Brothers who were executed at Kennington Common, 19th of April, 1758, for Robbery with Violence
THESE brothers were natives of Surrey, and had resided in the neighbourhood of Guildford and Godalming. They were long accounted lazy, sottish fellows, seldom seen at labour, yet ever sneaking about, and tippling in public-houses. Their supply of money to support these low and idle debaucheries had been long suspected, yet, though many petty larcenies had been committed in the neighbourhood, no charge had been brought forward against them.
At length, however, justice, though slow, yet sure, overtook them. They were apprehended on suspicion of committing a robbery and burglary in the house of Mr Robert Vincent, a farmer of Crawley, in the said county, in consequence of information being given against them by an accomplice, who in fact seduced them into the robbery -- a depredation of a magnitude which they had not before attempted.
Being arraigned at the Lent Assizes held at Kingston, in the year 1758, it appeared in evidence on their trial that the prisoners beat Mr Vincent inhumanly, and threatened to burn him alive if he did not discover where his money was hidden. They then robbed him of four pounds eighteen shillings in silver, one Portugal piece, value thirty-six shillings, two guineas and a half, and various other articles. They were found guilty on the clearest evidence. At the place of execution they acknowledged the justice of their sentence.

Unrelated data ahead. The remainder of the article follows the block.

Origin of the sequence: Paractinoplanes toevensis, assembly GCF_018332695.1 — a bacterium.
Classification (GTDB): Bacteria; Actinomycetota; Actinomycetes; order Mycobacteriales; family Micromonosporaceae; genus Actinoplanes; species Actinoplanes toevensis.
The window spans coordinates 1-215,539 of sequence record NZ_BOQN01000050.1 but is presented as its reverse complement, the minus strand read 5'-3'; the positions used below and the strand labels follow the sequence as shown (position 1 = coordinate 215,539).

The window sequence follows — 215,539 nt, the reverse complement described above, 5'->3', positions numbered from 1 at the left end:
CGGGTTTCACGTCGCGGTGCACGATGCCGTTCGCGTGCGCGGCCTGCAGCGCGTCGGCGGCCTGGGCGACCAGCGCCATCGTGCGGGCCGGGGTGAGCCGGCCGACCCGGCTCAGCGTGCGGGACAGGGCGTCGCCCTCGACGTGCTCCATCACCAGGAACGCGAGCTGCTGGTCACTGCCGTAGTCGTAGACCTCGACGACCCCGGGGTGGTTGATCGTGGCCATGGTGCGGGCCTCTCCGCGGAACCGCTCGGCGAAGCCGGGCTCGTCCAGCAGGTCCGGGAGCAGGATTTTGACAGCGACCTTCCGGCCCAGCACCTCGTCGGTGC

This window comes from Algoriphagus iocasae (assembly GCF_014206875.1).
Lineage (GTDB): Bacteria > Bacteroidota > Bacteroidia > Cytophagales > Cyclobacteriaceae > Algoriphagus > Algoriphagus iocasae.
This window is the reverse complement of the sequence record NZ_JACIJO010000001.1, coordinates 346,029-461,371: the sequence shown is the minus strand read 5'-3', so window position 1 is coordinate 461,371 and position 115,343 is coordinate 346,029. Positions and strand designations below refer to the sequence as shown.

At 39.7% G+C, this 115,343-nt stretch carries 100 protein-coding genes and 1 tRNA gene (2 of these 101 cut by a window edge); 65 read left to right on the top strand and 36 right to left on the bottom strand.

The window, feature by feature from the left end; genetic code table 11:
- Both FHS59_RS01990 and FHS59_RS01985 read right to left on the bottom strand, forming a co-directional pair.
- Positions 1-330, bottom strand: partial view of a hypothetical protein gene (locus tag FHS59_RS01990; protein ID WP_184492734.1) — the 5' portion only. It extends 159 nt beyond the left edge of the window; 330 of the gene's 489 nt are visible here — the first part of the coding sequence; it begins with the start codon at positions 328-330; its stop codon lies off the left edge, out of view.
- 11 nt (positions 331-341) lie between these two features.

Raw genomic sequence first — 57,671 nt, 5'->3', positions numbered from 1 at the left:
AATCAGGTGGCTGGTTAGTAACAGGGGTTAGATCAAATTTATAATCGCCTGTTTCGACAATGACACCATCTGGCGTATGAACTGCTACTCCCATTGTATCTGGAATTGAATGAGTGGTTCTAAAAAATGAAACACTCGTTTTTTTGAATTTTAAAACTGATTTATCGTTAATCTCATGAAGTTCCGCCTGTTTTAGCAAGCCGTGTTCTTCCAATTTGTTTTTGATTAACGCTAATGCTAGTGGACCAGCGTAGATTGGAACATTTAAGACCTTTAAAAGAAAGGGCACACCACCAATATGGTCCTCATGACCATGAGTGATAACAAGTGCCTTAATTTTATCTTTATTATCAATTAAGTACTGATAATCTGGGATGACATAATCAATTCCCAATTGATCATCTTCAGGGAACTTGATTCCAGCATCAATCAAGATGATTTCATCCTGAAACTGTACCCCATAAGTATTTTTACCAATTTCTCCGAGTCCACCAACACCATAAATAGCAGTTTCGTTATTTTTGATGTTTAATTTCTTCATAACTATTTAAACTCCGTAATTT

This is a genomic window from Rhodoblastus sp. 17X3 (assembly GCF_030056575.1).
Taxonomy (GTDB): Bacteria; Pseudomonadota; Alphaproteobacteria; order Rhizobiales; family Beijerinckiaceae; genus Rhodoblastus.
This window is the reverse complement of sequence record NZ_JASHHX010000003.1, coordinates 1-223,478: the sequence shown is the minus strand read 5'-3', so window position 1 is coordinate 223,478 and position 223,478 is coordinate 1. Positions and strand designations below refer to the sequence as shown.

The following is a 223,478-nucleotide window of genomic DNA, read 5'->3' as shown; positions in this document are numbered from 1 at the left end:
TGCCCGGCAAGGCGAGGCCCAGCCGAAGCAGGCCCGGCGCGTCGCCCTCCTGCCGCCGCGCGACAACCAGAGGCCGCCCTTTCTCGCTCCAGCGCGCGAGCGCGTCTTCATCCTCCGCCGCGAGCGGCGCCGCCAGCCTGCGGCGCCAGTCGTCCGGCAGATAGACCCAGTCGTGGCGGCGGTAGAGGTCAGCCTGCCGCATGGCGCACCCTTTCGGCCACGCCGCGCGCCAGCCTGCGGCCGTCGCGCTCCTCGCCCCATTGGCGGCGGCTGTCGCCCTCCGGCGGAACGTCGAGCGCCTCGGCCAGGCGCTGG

While these unhappy men were yet struggling for life, an infant, of about nine months old, was put into the hands of the executioner, who nine times passed the hands of each of the dying men over its face. The child had a wen on its cheek, and the ignorant, superstitious mother conceived it could be cured by dead men's hands!
The elder of these unfortunate brothers was twenty-three and the other had but just turned twenty-one years of age.